largely an extension of rural guerrilla warfare,11 with the towns still playing
an ancillary role.
Similarly, although the 1976 Soweto uprising appeared as a challenge to
MK's traditional predominantly rural and military orientation, in fact, there was to be no
attempt on behalf of the ANC to change strategy for more than another two years. Soweto,
like the earlier Portuguese decoloni-sation of Mozambique and Angola, was interpreted by
MK as serving primarily to increase its opportunities of launching more guerrilla
incursions into South Africa. Urban incursions, themselves, were meant to be short term
and seen by the ANC in military rather than in political terms.12 The ANC's
fundamental outlook would in fact only begin to change as a result of the decline of
apartheid controls over African townships, during the second half of the 1970’s.
It was not until 1979, in a report to the ANC National Executive Committee
(the so-called “Green Book),” that a definite change in policy would occur. Firstly,
guerrilla warfare was from now on to assume a predominantly urban township orientation.
Secondly, instead of being primarily a military concept, guerrilla warfare would now
emphasise a much broader spectrum of insurgency, including most notably links to legal and
semi-legal mass organisations.13
The ANC sought in particular to identify itself with the newly formed
township civic associations which appear to have been strongly influenced by their middle
class constituents.14 It has been suggested in fact that “civics were seen as
representing the ‘community’, which meant the stronger, more articulate and educated,
less cautious township residents”.15 The civics not only formed a natural
opposition force to the government but also represented the most influential grass roots
The long term significance of this new alliance can not be over-estimated.
Such an alliance would entail the ANC’s transformation into an organisation of
predominantly middle class, as opposed to multi-class, orientation. The effect would be
the scaling-down of the ANC’s institutional ties with organised labour. These ties,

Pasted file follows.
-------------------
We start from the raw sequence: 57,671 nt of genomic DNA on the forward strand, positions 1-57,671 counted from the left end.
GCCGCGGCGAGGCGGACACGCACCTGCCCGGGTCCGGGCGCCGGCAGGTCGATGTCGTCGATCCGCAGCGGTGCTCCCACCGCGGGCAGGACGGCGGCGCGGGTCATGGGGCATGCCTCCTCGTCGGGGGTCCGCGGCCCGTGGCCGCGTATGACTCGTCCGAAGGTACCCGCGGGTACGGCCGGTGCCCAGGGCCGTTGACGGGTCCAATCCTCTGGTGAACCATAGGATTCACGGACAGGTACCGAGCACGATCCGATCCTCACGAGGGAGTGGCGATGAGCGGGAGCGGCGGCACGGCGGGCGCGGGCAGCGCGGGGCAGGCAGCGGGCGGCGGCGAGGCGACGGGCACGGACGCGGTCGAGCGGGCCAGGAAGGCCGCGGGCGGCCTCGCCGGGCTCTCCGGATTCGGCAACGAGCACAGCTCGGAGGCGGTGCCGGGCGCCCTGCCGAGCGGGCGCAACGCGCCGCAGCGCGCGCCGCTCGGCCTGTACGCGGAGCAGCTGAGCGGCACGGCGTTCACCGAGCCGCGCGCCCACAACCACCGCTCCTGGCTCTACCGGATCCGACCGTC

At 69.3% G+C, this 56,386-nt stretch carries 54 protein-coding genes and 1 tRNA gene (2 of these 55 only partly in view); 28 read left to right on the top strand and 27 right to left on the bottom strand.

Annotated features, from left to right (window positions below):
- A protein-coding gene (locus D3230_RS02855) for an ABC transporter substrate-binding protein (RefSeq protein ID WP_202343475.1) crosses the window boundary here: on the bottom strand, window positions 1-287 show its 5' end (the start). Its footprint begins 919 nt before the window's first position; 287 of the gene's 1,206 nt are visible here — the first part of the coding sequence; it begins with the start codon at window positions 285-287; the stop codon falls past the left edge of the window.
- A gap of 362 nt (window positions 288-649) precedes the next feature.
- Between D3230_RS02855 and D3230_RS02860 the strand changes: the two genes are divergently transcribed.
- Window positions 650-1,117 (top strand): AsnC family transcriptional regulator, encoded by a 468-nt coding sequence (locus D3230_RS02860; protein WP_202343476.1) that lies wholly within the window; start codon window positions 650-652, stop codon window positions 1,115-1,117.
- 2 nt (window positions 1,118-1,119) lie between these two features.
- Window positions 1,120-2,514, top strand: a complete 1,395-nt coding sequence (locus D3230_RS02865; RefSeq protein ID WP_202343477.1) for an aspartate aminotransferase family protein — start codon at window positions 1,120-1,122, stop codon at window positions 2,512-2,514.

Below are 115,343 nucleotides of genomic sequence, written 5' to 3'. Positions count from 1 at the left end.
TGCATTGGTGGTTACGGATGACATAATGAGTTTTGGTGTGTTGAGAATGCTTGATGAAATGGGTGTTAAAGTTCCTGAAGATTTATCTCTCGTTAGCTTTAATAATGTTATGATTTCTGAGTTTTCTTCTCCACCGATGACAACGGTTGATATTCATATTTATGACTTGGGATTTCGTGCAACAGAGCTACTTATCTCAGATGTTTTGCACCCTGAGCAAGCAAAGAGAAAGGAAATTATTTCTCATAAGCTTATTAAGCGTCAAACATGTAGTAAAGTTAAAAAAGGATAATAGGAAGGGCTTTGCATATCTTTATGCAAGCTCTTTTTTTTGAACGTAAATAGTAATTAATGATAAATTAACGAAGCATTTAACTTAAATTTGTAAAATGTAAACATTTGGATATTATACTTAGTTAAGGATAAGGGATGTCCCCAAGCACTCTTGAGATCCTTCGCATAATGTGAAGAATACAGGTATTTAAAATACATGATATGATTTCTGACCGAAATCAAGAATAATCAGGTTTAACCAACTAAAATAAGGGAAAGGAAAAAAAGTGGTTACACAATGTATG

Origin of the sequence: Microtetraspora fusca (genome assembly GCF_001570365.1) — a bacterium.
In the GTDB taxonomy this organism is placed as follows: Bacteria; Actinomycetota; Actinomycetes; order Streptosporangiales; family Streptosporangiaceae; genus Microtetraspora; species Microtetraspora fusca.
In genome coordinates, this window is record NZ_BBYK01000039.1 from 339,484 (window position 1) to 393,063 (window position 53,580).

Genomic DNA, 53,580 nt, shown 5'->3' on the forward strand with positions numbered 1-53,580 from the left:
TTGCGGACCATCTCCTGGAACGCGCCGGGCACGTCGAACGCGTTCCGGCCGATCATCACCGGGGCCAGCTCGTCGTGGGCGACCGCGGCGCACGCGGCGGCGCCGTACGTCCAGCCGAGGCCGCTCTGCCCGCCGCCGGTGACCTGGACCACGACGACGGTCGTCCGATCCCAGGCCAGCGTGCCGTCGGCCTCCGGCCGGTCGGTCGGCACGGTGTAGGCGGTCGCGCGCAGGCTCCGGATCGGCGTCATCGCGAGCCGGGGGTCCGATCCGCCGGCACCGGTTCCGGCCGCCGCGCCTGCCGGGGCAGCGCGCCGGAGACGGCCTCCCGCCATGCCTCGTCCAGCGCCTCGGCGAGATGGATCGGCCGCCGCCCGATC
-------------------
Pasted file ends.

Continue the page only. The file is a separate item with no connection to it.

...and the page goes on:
predominantly through the South African Congress of Trade Unions (SACTU), had, for the
previous quarter of a century, been so close as to be symbiotic, forming an organic whole.
The founding of the UDF in 1983 would be the result of the alliance
between the ANC and the township civics. This, in turn, would entail a far reaching
reinterpretation of the original ANC Freedom Charter, a document in many respects
comprising the basic tenets of the ANC’s ideological outlook for the quarter of a
century after 1955. The original Freedom Charter had supported a multi-class alliance
between the black middle classes and black organised labour.16 It will, on the
other hand, be argued that by 1983, the UDF would be interpreting the Freedom Charter in a
direction more relevant to the middle classes and less to the needs of organised labour.
In turn, this would make the ANC’s own position increasingly less incompatible with that
of international capitalism. The alliance of interests with the Soviet Union, so evident
for the past twenty years, would as a result lose its original raison d’être.
3.The ANC’s transformation and the reinterpretation of the
The Freedom Charter has been described as non socialist and as moderate on
economic issues. And yet it in fact advocated a far reaching, radical restructuring of the
South African economy at the expense of large scale domestic white and foreign capitalist
interests.17 This policy, involving widespread economic nationalisation, would
have removed competition from both domestic and multinational interests and as such have
benefited small African entrepreneurs, and not just the working classes. Politically, it
would have also meant the substantial loosening of ties between South Africa and (western)
international capitalist economies.18 In marked contrast, the ANC's strategy of
overthrowing white rule, from the 1980s, would be greatly facilitated by the support of
international and also national capitalism. The coming to power of ANC rule, by this
scenario, could only serve to reintegrate an increasingly beleaguered South Africa into
the international capitalist world.
The Freedom Charter envisaged joining the so-called “non aligned” bloc
of countries, such as Egypt India, Indonesia and Ghana.19 All such societies
maintained multi-class societies, including their native bourgeoisie. In particular, they